Scalia's Death May Mean Texas Abortion Case Won't Set U.S. Precedent

From NPR:

The U.S. Supreme Court next month is scheduled to hear its biggest abortion case in at least a decade, and the reach of that decision will likely be impacted by the absence of Justice Antonin Scalia, who died over the weekend.

A Texas law requires that doctors have local admitting privileges, and that clinics make costly building upgrades to operate like out-patient surgical centers. Numerous other states have passed similar laws, and Scalia was widely expected to provide a fifth vote to uphold such restrictions.

Without him, it may not change much for Texas. A 4-4 split in the court would leave in place the 5th Circuit Court of Appeals ruling that upheld these provisions. Ilyse Hogue of NARAL Pro-Choice America says that would shut down a number of clinics that perform abortion. And she says that would come in addition to other Texas restrictions that have already closed about half the state's clinics, leaving some women to travel hundreds of miles to obtain an abortion.

"We would be looking at an even greater health care crisis in Texas than we're already facing," Hogue says.

 

But a split decision in the Supreme Court would have no national precedent. That means other appeals court rulings striking down similar laws would also stand. And Hogue says there are more cases to come.

"I think this vacancy is far, far greater in terms of its implication than this one case in Texas," she says. "There are so many laws looking to restrict not only abortion access and abortion rights, but a broader set of reproductive rights in front of the court right now."

One of them also comes up next month, when the court hears a challenge to the Affordable Care Act's mandate on covering birth control for female employees.

Read more here.

February 22, 2016 in Abortion | Permalink | Comments (0)

Sunday, February 14, 2016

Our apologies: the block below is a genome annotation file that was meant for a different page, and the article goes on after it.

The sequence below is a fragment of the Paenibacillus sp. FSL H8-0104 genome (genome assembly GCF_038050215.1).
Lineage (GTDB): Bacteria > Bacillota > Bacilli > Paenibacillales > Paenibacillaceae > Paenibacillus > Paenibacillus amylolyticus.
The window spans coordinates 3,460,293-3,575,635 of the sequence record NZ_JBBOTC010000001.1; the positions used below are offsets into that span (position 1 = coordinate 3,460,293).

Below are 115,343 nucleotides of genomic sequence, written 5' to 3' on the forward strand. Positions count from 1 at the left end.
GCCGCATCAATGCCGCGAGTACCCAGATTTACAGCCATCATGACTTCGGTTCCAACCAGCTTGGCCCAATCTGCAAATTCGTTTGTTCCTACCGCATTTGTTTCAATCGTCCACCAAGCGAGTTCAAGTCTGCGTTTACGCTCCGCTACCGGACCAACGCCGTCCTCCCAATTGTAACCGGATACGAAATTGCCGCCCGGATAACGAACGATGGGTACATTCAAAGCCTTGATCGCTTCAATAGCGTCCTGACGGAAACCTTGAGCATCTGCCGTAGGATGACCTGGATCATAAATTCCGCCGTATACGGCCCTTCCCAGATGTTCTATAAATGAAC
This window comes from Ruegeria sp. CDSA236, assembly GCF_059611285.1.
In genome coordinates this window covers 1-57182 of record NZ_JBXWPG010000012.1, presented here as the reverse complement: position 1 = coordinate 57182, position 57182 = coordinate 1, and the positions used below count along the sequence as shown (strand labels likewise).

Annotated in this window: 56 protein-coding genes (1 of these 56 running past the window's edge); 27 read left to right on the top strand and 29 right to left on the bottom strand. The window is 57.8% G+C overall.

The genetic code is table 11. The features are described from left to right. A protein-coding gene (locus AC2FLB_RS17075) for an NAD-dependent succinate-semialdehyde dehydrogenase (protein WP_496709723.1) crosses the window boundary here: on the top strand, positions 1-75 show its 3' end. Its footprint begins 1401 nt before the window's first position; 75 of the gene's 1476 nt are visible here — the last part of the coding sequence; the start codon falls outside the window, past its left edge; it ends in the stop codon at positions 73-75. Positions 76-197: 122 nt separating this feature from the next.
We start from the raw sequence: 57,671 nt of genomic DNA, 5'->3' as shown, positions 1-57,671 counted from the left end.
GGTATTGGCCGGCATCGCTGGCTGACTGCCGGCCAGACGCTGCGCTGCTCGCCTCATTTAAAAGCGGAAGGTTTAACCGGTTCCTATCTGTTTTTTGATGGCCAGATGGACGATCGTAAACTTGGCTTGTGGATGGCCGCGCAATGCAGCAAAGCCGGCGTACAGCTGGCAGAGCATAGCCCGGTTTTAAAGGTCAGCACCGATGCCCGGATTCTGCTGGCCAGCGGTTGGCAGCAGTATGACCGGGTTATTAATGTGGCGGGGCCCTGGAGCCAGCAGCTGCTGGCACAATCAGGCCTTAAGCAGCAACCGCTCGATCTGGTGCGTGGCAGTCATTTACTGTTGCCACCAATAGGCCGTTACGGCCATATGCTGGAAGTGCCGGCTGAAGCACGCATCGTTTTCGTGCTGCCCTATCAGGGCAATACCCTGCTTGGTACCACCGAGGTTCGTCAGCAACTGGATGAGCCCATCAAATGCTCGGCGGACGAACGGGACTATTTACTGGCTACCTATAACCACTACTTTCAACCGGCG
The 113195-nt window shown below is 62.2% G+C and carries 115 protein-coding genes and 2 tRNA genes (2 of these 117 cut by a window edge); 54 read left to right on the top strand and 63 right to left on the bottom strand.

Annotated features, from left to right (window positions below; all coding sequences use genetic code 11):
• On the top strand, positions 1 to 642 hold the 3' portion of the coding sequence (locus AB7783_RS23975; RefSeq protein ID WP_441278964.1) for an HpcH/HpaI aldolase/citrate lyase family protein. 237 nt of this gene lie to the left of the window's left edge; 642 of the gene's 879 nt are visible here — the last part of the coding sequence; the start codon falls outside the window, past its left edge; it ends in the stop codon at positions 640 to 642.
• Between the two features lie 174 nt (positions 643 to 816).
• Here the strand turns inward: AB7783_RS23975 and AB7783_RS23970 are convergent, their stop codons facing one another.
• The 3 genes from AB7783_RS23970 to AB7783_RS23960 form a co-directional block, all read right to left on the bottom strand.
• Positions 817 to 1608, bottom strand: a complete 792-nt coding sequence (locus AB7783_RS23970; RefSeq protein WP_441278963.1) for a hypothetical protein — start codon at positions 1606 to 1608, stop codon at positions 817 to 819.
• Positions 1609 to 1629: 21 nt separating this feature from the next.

Zika, Disease of the Poor, May Not Change Abortion in Brazil

From Reuters:

Six months pregnant with her first child, Eritania Maria has a rash and a mild fever, symptoms of the Zika virus linked to brain deformities in newborn children in Brazil.

But the 17-year-old is too scared to take a test to confirm if she has Zika.

Like other women in the slums of Recife, which squat on stilts over mosquito-ridden marshland in northeast Brazil, Maria has few options if her child develops microcephaly, the condition marked by an abnormally small head and underdeveloped brain that has been linked to Zika.

Brazil has amongst the toughest abortion laws in the world and is culturally conservative. Even if she wanted an illegal abortion and could afford one, Maria is too heavily pregnant for a doctor to risk it. So she prefers not to know.

"I'm too scared of finding out my baby will be sick," she told Reuters, her belly poking out from beneath a yellow top.

The Zika outbreak has revived the debate about easing abortion laws but Maria's case highlights a gap between campaigners and U.N. officials calling for change and Brazil's poor, who are worst affected by the mosquito-borne virus yet tend to be anti-abortion.

Add a conservative Congress packed with Evangelical Christians staunchly opposed to easing restrictions, plus the difficulty of identifying microcephaly early enough to safely abort, and hopes for change seem likely to be frustrated.

As with many countries in mostly Roman Catholic Latin America, Brazil has outlawed abortion except in cases of rape, when the mother's life is at risk or the child is too sick to survive.

An estimated 850,000 women in Brazil have illegal abortions every year, many under dangerous conditions. They can face up to 3 years in prison although in practice, jail terms are extremely rare.

With two-thirds of the population Catholic and support for Evangelicals growing fast, polls show Brazilians oppose changing the law. A survey by pollster VoxPopuli in 2010 showed that 82 percent reject decriminalization, while a Datafolha poll the same year put the figure at 72 percent.

Read more here.

February 14, 2016 in Abortion | Permalink | Comments (1)

Saturday, February 13, 2016

Judge Issues New Order Against Enforcing Louisiana Abortion Law

From ABC News:

A federal judge in Louisiana has issued a new order blocking the state from enforcing a law that he says would keep most women from getting abortions.

Attorneys for the state immediately asked Judge John deGravelles to stay Wednesday's order while they appeal it and his Jan. 26 finding that the law is unconstitutional.

The law requires doctors who perform abortions to be able to admit patients to a hospital within 30 miles. Supporters say that would protect women's health. Opponents say it would make it impossible to get abortions.

DeGravelles said in January that of six doctors performing abortions in Louisiana, only two meet the requirement, and one of them has said he would quit if the law is enforced.